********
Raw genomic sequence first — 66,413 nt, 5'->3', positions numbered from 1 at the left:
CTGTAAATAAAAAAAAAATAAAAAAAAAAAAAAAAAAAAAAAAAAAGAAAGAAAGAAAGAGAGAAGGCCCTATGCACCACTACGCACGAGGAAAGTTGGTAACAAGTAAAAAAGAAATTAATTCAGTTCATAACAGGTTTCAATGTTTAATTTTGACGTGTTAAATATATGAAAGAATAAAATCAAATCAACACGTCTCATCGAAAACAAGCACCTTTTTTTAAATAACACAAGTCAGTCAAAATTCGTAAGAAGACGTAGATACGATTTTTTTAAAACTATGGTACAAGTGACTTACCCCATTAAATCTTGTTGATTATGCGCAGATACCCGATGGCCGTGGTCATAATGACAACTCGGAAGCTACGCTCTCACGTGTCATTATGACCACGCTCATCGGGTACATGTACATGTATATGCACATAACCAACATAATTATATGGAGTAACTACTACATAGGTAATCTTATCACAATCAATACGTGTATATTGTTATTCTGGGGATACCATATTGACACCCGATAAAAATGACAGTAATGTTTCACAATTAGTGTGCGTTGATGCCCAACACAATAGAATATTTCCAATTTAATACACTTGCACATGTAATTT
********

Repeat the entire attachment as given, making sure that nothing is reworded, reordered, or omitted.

Raw genomic sequence first — 66,413 nt, 5'->3', positions numbered from 1 at the left:
CTGTAAATAAAAAAAAAATAAAAAAAAAAAAAAAAAAAAAAAAAAAGAAAGAAAGAAAGAGAGAAGGCCCTATGCACCACTACGCACGAGGAAAGTTGGTAACAAGTAAAAAAGAAATTAATTCAGTTCATAACAGGTTTCAATGTTTAATTTTGACGTGTTAAATATATGAAAGAATAAAATCAAATCAACACGTCTCATCGAAAACAAGCACCTTTTTTTAAATAACACAAGTCAGTCAAAATTCGTAAGAAGACGTAGATACGATTTTTTTAAAACTATGGTACAAGTGACTTACCCCATTAAATCTTGTTGATTATGCGCAGATACCCGATGGCCGTGGTCATAATGACAACTCGGAAGCTACGCTCTCACGTGTCATTATGACCACGCTCATCGGGTACATGTACATGTATATGCACATAACCAACATAATTATATGGAGTAACTACTACATAGGTAATCTTATCACAATCAATACGTGTATATTGTTATTCTGGGGATACCATATTGACACCCGATAAAAATGACAGTAATGTTTCACAATTAGTGTGCGTTGATGCCCAACACAATAGAATATTTCCAATTTAATACACTTGCACATGTAATTT